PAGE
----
The New Redistricting

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Sophisticated New Redistricting Tools

Our story starts on the campaign trail in Texas. It's show time at the Mesquite Rodeo where the cowboys are trying to stay on the bucking broncos for longer than eight seconds.

"It's Josh Cole, Texas cowboy," touts the announcer. "It's a good horse and a good cowboy. Here we go."

The band plays, a buzzer sounds, the crowd cheers, and then the crowd groans.

Sadly, this young cowboy takes a tumble. That feeling of being abruptly unseated has now become a familiar one to members of the Democrats' congressional delegation from Texas, and it's because of gerrymandering - the redrawing of district lines for political advantage - which is quietly, but stealthily, changing the face of American democracy.

The power of line-drawing is quite extreme, and at this point, it's largely unregulated. People can, in most states, do whatever they can get away with.

"It was very important to me," says Phil King, Texas State Representative, "to make sure that our president from Texas, George Bush, had a Republican House to work with him on his agenda in his second term."

Jim Dunnam, Texas House member, sees it differently. "What this was clearly an attempt by the people in power to change the result of elections by artificial means. And that is not democracy."

The U.S. political system is often believed to be all about government for the people, by the people. But, in the last few years, the booming practice of gerrymandering is having a deep and lasting impact on American democracy. That impact can be seen in Texas, the setting for one of the most controversial and bitterly contested re-districting fights ever witnessed.

Thanks to sophisticated computer programs, political boundaries all over the United States are being redrawn to all but guarantee results. Gerrymandering has also led to some strangely shaped congressional districts. One's known as the "strip of bacon" because it's long and thin; another supposedly resembles a "supine seahorse." A third, an "upside down Chinese dragon." Whatever that is.

Simply by redrawing the lines of his district with the click of a mouse, the Republicans, who hold power in Texas, forced Democratic Congressman Jim Turner into a district he knew he couldn't possibly win. That's why Turner, after 8 years in Congress, simply chose to quit.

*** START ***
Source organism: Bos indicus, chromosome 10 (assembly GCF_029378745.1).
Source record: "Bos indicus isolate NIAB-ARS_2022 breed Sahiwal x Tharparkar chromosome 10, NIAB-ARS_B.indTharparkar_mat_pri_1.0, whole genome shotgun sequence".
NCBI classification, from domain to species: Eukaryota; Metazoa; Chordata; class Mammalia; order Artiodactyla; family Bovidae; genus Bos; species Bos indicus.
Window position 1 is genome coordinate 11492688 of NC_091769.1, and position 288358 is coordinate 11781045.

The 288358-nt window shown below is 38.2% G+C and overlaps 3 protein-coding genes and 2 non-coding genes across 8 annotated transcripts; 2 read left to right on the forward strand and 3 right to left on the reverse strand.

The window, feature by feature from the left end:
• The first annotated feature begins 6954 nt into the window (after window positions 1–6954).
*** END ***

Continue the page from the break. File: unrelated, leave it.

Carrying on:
"The redistricting lines that were drawn by the Republicans in Texas," says Turner, "were clearly aimed at trying to eliminate as many Democrats as possible from the Texas delegation to Congress. And so I happened to be, I guess, the member that was targeted most effectively, because my district was cut into 6 different pieces. And the part that I live in was put into a district that's been represented by a Republican congressman for almost 20 years. And that district was heavily Republican. So, it didn't take too much analysis to know that I had no reasonable chance of being elected in that district. So I chose not to seek re-election."

The U.S. Constitution requires that a census is taken every ten years and the results used to redraw congressional boundaries. The founding fathers expected their new country to grow. Redistricting would take into account population shifts. By and large, the boundaries are redrawn by the party in control of each state legislature at the time. In Texas, there was deadlock between the parties in 2001, the regular year for redistricting, so the job was handed to the courts, which drew boundaries that preserved the Congressional majority of the Democrats.

But when the Republicans took control of the state House a year later, they returned to the redistricting table, setting out to eliminate seven Democratic seats. With minority representation protected by the Voting Rights Act, the seats affected belonged to senior, white Democrats, among them, Dallas congressman Martin Frost.

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